Traditional Malay cuisine is normally spicy, however you can always find other types of food here. Most famous perhaps for its kare--some kind of curry--based dishes, Malay dishes offer fabulous recipes made of sea food ingredients. Due to its proximity to neighboring provinces, Riau also boasts collection of Western Sumatra and North Sumatra dishes. Western food and fast food are available virtually everywhere so tourists without strong stomachs will be able to get their fills here.
Jl. Jend. Sudirman No. 200, Pekanbaru Phone. (62-761) 31452, 40356, Fax. (62-761) 40356
Riau Archipelago with Tanjung Pinang as the capital is blessed with a lot potential tourism objects, beautiful beaches and cultural attractions.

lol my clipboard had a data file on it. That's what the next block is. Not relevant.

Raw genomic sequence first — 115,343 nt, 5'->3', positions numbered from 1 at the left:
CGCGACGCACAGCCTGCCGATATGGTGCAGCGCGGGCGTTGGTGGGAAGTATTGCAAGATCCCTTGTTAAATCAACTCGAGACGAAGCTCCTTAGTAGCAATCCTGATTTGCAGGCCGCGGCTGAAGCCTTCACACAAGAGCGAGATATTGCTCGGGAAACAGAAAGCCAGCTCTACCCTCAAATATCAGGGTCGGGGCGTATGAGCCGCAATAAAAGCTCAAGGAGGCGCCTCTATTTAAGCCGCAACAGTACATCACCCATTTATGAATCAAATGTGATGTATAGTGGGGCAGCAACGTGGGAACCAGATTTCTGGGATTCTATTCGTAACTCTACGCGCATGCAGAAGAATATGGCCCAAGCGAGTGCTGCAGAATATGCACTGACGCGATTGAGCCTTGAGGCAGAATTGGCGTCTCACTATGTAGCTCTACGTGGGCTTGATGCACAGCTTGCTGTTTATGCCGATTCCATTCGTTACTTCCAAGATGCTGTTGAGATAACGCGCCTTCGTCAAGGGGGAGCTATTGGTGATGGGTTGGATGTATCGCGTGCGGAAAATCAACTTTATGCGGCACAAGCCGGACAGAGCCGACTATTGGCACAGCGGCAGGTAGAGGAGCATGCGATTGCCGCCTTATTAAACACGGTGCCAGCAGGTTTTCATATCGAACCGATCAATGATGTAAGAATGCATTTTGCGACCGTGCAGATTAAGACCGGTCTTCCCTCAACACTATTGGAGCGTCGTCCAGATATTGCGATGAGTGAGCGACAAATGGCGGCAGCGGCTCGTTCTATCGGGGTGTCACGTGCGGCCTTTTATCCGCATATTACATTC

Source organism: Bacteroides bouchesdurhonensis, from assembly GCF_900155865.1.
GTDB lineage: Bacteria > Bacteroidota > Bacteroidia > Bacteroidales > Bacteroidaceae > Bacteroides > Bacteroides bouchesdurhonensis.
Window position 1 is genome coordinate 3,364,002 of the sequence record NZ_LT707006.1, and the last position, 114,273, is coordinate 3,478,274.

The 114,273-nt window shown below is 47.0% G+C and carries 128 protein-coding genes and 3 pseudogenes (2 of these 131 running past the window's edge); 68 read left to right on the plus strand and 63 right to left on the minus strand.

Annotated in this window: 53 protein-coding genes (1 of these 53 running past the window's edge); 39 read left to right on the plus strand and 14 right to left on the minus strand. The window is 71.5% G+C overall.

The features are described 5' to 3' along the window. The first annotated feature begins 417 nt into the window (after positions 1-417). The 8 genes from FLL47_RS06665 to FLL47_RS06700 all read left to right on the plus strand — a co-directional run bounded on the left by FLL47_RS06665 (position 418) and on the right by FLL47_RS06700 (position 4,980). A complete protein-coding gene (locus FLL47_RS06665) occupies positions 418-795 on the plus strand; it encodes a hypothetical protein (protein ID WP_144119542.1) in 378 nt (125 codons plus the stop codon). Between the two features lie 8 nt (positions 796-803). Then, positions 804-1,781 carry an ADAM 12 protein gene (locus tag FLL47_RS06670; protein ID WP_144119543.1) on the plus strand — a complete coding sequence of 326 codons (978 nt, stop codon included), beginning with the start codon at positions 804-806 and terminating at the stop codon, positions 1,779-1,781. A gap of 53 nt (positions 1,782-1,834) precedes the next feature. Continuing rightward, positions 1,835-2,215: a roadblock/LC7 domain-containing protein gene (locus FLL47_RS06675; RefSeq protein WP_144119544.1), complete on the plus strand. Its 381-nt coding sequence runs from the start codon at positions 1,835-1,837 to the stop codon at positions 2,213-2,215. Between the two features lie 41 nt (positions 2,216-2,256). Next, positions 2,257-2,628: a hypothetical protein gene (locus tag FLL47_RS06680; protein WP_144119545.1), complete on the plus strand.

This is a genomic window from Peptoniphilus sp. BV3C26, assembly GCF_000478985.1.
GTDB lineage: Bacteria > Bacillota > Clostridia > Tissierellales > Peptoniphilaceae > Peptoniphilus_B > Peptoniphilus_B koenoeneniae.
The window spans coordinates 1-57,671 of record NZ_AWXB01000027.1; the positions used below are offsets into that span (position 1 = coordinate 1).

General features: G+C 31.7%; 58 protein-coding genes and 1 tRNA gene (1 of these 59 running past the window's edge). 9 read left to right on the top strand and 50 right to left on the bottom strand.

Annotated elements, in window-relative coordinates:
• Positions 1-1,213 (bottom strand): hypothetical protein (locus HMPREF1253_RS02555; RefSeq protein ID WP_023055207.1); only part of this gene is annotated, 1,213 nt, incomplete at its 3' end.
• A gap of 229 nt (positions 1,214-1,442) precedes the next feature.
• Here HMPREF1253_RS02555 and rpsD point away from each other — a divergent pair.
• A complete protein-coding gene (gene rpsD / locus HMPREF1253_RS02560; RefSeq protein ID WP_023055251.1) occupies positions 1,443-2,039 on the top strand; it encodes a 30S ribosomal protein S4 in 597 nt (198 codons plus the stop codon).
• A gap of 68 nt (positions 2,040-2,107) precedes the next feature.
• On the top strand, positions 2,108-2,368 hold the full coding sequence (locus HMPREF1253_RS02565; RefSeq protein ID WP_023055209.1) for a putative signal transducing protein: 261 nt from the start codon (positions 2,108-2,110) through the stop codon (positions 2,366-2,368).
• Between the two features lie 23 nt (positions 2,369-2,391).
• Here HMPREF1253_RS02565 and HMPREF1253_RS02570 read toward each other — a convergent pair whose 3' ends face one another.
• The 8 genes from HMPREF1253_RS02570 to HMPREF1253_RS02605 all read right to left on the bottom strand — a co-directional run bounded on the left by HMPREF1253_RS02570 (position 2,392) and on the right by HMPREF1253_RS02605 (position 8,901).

Batam is one of the 3,000 islands, which make up the Riau Archipelago and is closest to Singapore, which is only 20 km away or twenty minutes by air-conditioned ferry. It has a rapid-growing population of around 100.000. As the island develops into a major industrial and tourist area, it attracts an ever-increasing population from other Indonesian islands who see Batam as a haven of opportunity. Once almost uninhabited, save for a few scattered fishing communities, Batam′s history took a sharp turn beginning 1969, when it became support base for the State-owned ′Pertamina oil company′ and its offshore oil exploration. In 1971 a presidential decree designated it as an industrial area and in 1975 the Batam Authority was formed. In 1978 Batam was established as a bonded area.